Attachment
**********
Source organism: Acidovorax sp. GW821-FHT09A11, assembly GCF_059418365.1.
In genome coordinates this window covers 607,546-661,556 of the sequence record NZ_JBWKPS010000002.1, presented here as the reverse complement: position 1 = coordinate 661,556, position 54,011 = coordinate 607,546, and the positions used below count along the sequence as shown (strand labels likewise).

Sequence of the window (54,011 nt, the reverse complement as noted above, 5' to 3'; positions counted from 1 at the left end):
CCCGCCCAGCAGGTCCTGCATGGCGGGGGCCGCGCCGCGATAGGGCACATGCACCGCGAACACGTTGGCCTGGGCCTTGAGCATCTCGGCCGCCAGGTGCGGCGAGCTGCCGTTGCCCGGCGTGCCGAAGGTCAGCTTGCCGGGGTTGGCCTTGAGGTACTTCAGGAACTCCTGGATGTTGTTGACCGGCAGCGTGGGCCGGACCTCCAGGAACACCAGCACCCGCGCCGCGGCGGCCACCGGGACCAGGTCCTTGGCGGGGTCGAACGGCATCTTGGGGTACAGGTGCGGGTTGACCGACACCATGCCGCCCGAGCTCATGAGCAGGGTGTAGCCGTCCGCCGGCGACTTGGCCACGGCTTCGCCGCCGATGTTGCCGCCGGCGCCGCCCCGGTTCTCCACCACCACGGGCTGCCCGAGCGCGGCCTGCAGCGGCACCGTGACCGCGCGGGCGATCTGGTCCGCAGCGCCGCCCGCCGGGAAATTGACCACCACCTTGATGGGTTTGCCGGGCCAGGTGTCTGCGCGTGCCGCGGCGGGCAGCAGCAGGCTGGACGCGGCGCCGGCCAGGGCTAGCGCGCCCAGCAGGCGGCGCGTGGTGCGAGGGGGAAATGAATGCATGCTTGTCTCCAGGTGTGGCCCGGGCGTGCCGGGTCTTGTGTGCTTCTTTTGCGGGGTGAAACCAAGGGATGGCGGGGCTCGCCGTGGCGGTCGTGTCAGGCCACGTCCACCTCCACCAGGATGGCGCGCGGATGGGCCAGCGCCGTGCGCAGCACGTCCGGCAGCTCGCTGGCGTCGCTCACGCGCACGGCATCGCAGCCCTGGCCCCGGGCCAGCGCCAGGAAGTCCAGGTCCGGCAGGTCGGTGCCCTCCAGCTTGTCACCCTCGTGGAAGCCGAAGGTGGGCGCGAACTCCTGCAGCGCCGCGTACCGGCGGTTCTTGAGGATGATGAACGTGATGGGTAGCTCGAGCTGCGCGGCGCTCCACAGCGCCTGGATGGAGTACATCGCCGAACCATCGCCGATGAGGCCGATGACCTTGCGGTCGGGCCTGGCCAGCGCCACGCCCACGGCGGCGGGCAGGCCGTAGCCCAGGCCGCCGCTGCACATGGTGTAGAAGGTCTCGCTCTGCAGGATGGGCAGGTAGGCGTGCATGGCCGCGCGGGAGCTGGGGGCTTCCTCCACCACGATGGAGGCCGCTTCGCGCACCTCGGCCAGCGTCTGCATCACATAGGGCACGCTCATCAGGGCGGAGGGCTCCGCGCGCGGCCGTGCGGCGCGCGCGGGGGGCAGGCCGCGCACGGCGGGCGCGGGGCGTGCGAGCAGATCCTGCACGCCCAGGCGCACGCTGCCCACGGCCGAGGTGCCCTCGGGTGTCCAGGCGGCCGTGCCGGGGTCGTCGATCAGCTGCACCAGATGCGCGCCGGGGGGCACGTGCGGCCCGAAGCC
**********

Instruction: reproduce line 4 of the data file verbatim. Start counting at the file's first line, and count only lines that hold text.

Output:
CCCGCCCAGCAGGTCCTGCATGGCGGGGGCCGCGCCGCGATAGGGCACATGCACCGCGAACACGTTGGCCTGGGCCTTGAGCATCTCGGCCGCCAGGTGCGGCGAGCTGCCGTTGCCCGGCGTGCCGAAGGTCAGCTTGCCGGGGTTGGCCTTGAGGTACTTCAGGAACTCCTGGATGTTGTTGACCGGCAGCGTGGGCCGGACCTCCAGGAACACCAGCACCCGCGCCGCGGCGGCCACCGGGACCAGGTCCTTGGCGGGGTCGAACGGCATCTTGGGGTACAGGTGCGGGTTGACCGACACCATGCCGCCCGAGCTCATGAGCAGGGTGTAGCCGTCCGCCGGCGACTTGGCCACGGCTTCGCCGCCGATGTTGCCGCCGGCGCCGCCCCGGTTCTCCACCACCACGGGCTGCCCGAGCGCGGCCTGCAGCGGCACCGTGACCGCGCGGGCGATCTGGTCCGCAGCGCCGCCCGCCGGGAAATTGACCACCACCTTGATGGGTTTGCCGGGCCAGGTGTCTGCGCGTGCCGCGGCGGGCAGCAGCAGGCTGGACGCGGCGCCGGCCAGGGCTAGCGCGCCCAGCAGGCGGCGCGTGGTGCGAGGGGGAAATGAATGCATGCTTGTCTCCAGGTGTGGCCCGGGCGTGCCGGGTCTTGTGTGCTTCTTTTGCGGGGTGAAACCAAGGGATGGCGGGGCTCGCCGTGGCGGTCGTGTCAGGCCACGTCCACCTCCACCAGGATGGCGCGCGGATGGGCCAGCGCCGTGCGCAGCACGTCCGGCAGCTCGCTGGCGTCGCTCACGCGCACGGCATCGCAGCCCTGGCCCCGGGCCAGCGCCAGGAAGTCCAGGTCCGGCAGGTCGGTGCCCTCCAGCTTGTCACCCTCGTGGAAGCCGAAGGTGGGCGCGAACTCCTGCAGCGCCGCGTACCGGCGGTTCTTGAGGATGATGAACGTGATGGGTAGCTCGAGCTGCGCGGCGCTCCACAGCGCCTGGATGGAGTACATCGCCGAACCATCGCCGATGAGGCCGATGACCTTGCGGTCGGGCCTGGCCAGCGCCACGCCCACGGCGGCGGGCAGGCCGTAGCCCAGGCCGCCGCTGCACATGGTGTAGAAGGTCTCGCTCTGCAGGATGGGCAGGTAGGCGTGCATGGCCGCGCGGGAGCTGGGGGCTTCCTCCACCACGATGGAGGCCGCTTCGCGCACCTCGGCCAGCGTCTGCATCACATAGGGCACGCTCATCAGGGCGGAGGGCTCCGCGCGCGGCCGTGCGGCGCGCGCGGGGGGCAGGCCGCGCACGGCGGGCGCGGGGCGTGCGAGCAGATCCTGCACGCCCAGGCGCACGCTGCCCACGGCCGAGGTGCCCTCGGGTGTCCAGGCGGCCGTGCCGGGGTCGTCGATCAGCTGCACCAGATGCGCGCCGGGGGGCACGTGCGGCCCGAAGCC